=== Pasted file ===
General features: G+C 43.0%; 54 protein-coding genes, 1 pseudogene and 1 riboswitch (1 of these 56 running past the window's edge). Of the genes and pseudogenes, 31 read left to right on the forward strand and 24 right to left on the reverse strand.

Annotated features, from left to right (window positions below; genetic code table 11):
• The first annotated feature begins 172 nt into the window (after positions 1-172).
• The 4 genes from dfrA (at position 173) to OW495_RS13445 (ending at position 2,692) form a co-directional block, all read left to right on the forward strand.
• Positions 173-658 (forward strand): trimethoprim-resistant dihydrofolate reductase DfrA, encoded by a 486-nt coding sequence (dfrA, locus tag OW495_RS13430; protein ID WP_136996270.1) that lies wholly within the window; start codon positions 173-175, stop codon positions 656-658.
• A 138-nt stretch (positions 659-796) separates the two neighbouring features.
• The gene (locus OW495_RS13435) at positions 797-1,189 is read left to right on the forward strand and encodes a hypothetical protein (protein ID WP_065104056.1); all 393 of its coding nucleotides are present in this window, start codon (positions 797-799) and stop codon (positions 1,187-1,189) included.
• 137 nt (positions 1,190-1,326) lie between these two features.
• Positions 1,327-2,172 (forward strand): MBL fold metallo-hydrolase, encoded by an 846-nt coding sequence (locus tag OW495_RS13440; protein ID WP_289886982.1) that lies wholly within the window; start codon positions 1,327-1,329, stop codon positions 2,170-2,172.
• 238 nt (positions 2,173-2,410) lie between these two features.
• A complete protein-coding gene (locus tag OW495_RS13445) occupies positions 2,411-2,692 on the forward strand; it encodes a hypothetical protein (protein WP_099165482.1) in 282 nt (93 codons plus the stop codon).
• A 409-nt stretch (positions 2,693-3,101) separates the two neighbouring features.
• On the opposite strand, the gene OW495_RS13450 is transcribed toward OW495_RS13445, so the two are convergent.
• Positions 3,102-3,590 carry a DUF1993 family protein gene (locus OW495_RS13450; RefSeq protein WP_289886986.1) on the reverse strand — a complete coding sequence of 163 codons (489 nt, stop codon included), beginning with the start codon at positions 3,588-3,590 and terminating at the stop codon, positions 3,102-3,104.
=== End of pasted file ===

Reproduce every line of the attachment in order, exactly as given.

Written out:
General features: G+C 43.0%; 54 protein-coding genes, 1 pseudogene and 1 riboswitch (1 of these 56 running past the window's edge). Of the genes and pseudogenes, 31 read left to right on the forward strand and 24 right to left on the reverse strand.

Annotated features, from left to right (window positions below; genetic code table 11):
• The first annotated feature begins 172 nt into the window (after positions 1-172).
• The 4 genes from dfrA (at position 173) to OW495_RS13445 (ending at position 2,692) form a co-directional block, all read left to right on the forward strand.
• Positions 173-658 (forward strand): trimethoprim-resistant dihydrofolate reductase DfrA, encoded by a 486-nt coding sequence (dfrA, locus tag OW495_RS13430; protein ID WP_136996270.1) that lies wholly within the window; start codon positions 173-175, stop codon positions 656-658.
• A 138-nt stretch (positions 659-796) separates the two neighbouring features.
• The gene (locus OW495_RS13435) at positions 797-1,189 is read left to right on the forward strand and encodes a hypothetical protein (protein ID WP_065104056.1); all 393 of its coding nucleotides are present in this window, start codon (positions 797-799) and stop codon (positions 1,187-1,189) included.
• 137 nt (positions 1,190-1,326) lie between these two features.
• Positions 1,327-2,172 (forward strand): MBL fold metallo-hydrolase, encoded by an 846-nt coding sequence (locus tag OW495_RS13440; protein ID WP_289886982.1) that lies wholly within the window; start codon positions 1,327-1,329, stop codon positions 2,170-2,172.
• 238 nt (positions 2,173-2,410) lie between these two features.
• A complete protein-coding gene (locus tag OW495_RS13445) occupies positions 2,411-2,692 on the forward strand; it encodes a hypothetical protein (protein WP_099165482.1) in 282 nt (93 codons plus the stop codon).
• A 409-nt stretch (positions 2,693-3,101) separates the two neighbouring features.
• On the opposite strand, the gene OW495_RS13450 is transcribed toward OW495_RS13445, so the two are convergent.
• Positions 3,102-3,590 carry a DUF1993 family protein gene (locus OW495_RS13450; RefSeq protein WP_289886986.1) on the reverse strand — a complete coding sequence of 163 codons (489 nt, stop codon included), beginning with the start codon at positions 3,588-3,590 and terminating at the stop codon, positions 3,102-3,104.